(HOUSTON) — Launching a new educational initiative with the Far East, the Texas A&M Health Science Center Institute of Biosciences and Technology today signed a memorandum of agreement with East China Normal University in Shanghai that will permit its students to enroll in one of the Ph.D. programs available in the HSC-Graduate School of Biomedical Sciences.

“Certainly at IBT, no can doubt the importance of research, as there is so much work going on at a nano-level and led by some of the finest scientists right here,” said Nancy W. Dickey, M.D., President of the Texas A&M Health Science Center and Vice Chancellor for Health Affairs for the Texas A&M University System. “It’s particularly pleasing to find people around the world, such as East China Normal University, who want to join forces. All of us will benefit from the discoveries that come about and the relationships we make as a result of this collaboration.”

East China Normal University (ECNU) is a comprehensive research university with more than 1,700 full-time teachers covering science, liberal arts, management, engineering, law, education, philosophy, history and economics. It has 18 full-time schools with 44 departments offering 63 undergraduate, 170 master’s and 130 doctoral programs. There are approximately 26,000 undergraduate and graduate students.

At least initially, all of the accepted ECNU students in its College of Life Sciences will take part in the HSC-GSBS Ph.D. program available through the HSC-IBT at its location in the Texas Medical Center in Houston. The program will broaden the research experience of ECNU students, contribute to an excellent learning experience and foster further cooperation, officials with both institutions said.

“It really is our pleasure to attend this special event,” said Lizhong Yu, Ph.D., ECNU president. “We feel it is so important for our university to develop closer links with distinguished institutes and universities around the world like IBT. We are very happy to sign this agreement and establish a long-term strategic relationship with IBT.”

As part of the five-year agreement, each institution will promote the exchange of faculty as visiting professors and visiting scholars for teaching and collaborative research programs.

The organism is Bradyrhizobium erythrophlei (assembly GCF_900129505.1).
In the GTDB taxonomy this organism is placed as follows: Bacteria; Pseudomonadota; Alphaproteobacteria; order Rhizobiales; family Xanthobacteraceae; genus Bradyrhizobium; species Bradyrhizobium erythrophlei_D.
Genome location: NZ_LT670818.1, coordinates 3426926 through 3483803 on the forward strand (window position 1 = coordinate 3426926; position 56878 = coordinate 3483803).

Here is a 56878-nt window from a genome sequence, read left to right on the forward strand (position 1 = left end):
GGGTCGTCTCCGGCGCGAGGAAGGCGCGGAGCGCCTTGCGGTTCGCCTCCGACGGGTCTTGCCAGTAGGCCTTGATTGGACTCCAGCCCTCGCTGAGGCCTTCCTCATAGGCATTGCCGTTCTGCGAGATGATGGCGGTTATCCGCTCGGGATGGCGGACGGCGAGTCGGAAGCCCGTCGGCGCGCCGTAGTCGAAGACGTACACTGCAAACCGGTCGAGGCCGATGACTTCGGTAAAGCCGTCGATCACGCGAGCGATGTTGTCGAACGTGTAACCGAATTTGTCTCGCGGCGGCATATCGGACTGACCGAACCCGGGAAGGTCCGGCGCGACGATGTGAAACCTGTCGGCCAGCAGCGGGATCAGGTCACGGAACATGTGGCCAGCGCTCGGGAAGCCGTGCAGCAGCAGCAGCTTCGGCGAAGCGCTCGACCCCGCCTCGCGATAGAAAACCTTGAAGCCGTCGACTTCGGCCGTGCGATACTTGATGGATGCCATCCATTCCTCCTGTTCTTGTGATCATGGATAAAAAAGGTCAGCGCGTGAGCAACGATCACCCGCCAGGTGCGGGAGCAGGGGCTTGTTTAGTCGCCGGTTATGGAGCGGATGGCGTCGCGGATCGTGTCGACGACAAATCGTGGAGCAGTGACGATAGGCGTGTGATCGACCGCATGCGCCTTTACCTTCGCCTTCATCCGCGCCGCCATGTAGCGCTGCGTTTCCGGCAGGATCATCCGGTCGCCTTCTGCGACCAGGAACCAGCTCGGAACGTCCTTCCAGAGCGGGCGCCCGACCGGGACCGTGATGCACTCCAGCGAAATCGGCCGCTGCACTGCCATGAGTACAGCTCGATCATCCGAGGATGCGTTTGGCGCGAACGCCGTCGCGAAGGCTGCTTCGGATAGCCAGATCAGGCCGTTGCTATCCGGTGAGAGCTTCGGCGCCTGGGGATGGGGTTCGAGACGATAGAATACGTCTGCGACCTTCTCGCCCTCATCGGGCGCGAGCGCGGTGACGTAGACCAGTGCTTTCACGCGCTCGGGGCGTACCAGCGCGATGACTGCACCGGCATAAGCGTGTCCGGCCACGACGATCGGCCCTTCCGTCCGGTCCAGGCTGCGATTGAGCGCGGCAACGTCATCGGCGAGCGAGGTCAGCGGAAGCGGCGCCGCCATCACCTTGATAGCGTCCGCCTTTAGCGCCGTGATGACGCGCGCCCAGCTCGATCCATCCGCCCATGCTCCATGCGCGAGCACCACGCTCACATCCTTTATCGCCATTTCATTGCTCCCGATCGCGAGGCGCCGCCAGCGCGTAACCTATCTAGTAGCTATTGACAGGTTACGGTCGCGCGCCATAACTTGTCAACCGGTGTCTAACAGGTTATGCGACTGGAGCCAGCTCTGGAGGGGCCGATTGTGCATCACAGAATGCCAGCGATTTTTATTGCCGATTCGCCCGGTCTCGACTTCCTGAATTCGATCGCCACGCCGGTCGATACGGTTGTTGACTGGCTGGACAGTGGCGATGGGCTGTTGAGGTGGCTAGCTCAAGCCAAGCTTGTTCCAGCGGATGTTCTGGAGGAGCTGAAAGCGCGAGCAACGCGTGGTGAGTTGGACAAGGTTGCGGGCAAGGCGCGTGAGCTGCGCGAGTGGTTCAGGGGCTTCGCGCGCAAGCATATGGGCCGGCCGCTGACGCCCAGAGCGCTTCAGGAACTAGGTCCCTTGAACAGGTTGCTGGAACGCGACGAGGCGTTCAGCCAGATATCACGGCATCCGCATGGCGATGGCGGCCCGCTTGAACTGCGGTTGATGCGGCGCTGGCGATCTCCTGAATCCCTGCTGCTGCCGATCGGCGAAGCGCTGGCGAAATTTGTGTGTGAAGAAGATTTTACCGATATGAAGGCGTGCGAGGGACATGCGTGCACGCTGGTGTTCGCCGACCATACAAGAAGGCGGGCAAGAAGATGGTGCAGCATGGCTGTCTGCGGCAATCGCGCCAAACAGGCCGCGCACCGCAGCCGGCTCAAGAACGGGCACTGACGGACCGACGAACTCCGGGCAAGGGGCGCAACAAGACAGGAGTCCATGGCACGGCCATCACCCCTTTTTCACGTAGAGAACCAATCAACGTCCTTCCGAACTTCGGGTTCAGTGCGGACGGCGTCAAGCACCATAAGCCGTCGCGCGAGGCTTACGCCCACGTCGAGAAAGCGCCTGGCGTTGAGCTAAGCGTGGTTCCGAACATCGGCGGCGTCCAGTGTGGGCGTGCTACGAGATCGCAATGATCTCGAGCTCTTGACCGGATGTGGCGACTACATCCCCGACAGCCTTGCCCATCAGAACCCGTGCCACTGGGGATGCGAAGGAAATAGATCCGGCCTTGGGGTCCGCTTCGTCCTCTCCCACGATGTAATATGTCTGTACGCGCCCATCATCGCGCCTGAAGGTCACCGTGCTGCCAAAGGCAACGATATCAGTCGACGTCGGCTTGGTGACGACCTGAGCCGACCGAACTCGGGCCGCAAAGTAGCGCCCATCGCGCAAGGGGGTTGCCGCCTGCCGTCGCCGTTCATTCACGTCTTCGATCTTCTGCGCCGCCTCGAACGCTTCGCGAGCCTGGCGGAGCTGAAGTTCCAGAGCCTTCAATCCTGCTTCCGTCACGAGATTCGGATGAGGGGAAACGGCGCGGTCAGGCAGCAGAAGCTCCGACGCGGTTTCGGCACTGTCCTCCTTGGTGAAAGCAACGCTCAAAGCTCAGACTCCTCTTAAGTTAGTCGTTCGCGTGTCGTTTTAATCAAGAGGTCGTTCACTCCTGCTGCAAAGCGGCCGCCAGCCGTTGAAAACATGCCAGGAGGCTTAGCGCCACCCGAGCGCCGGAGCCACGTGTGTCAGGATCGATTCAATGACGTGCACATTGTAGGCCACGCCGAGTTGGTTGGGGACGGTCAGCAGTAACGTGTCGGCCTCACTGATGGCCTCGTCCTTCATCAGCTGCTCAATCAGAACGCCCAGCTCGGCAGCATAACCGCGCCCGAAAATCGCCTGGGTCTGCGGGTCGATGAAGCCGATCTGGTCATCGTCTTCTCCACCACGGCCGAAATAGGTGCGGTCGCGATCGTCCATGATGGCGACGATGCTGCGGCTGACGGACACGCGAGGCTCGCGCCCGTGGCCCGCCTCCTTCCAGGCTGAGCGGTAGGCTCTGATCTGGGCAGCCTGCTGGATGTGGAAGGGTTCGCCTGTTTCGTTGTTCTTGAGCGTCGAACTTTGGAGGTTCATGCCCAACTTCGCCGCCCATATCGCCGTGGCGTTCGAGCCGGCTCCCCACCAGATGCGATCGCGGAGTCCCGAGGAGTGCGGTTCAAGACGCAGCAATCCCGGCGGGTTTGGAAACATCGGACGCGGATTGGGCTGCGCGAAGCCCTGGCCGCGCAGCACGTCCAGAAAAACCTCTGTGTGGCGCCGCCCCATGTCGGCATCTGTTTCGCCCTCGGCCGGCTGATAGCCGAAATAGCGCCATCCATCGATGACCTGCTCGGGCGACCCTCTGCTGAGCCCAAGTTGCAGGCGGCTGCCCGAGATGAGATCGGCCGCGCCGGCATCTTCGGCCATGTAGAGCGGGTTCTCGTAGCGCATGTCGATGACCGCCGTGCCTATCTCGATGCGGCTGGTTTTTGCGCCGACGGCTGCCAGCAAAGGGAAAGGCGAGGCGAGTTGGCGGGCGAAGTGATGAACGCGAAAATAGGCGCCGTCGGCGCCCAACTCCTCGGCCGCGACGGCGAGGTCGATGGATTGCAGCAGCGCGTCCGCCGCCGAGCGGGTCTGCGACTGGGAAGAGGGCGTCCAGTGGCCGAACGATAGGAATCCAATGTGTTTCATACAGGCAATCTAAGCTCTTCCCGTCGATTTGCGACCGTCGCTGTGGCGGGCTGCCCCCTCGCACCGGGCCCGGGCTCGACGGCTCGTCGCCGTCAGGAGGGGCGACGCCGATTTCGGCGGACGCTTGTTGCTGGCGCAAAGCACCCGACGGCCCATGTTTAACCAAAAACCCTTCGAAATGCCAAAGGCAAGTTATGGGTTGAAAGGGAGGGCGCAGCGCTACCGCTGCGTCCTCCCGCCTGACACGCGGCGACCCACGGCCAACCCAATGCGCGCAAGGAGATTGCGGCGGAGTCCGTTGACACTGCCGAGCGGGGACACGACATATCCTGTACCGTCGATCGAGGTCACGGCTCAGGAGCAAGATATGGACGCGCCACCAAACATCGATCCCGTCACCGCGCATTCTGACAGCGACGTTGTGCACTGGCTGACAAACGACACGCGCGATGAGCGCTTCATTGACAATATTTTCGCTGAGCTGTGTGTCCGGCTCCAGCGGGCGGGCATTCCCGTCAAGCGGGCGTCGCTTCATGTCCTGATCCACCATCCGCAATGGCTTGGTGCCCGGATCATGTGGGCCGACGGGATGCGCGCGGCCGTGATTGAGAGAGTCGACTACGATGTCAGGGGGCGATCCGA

“IBT itself has trained many Chinese graduate students, some of whom have stayed here while some have returned to China to help develop very sophisticated research programs there,” said Robert Schwartz, Ph.D., director of HSC-IBT. “This program lets us bring in the best and brightest scientific minds from China to come to Houston and to further the important research of IBT. China has become a major trading partner for the United States. Now, China will become a major training partner for us.”

Representing the HSC at the IBT-ECNU memorandum of agreement signing were Dr. Dickey; Dr. Schwartz; and David S. Carlson, Ph.D., Vice President for Research and Graduate Studies. ECNU was represented by Dr. Yu; Qun Chen, Ph.D., Vice President; and Wei-Jing Qu, Dean of the College of Life Sciences. Roderick McCallum, Ph.D., Vice President for Academic Affairs for the HSC, was unable to attend but did sign the agreement.

Also present were Texas Reps. Ellen Cohen, D-Houston, and Hubert Vo, D-Houston, both of whom presented an official proclamation from the Texas Legislature commending the agreement; Shixing Wu of the Consulate General of the People’s Republic of China in Houston; John Kajander of the Texas Medical Center; and Brad Amendt, Ph.D., associate professor at HSC-IBT and director of its graduate program.

The Houston visit by the Chinese delegation followed the recent George Bush China-U.S. Relations Conference in Washington, D.C.

The HSC already has a similar program in place with Tecnológico de Monterrey (Monterrey Tech) in Mexico.

The Texas A&M Health Science Center provides the state with health education, outreach and research. Its six components located in communities throughout Texas are Baylor College of Dentistry, the College of Medicine, the Graduate School of Biomedical Sciences, the Institute of Biosciences and Technology, the Irma Lerma Rangel College of Pharmacy, and the School of Rural Public Health.

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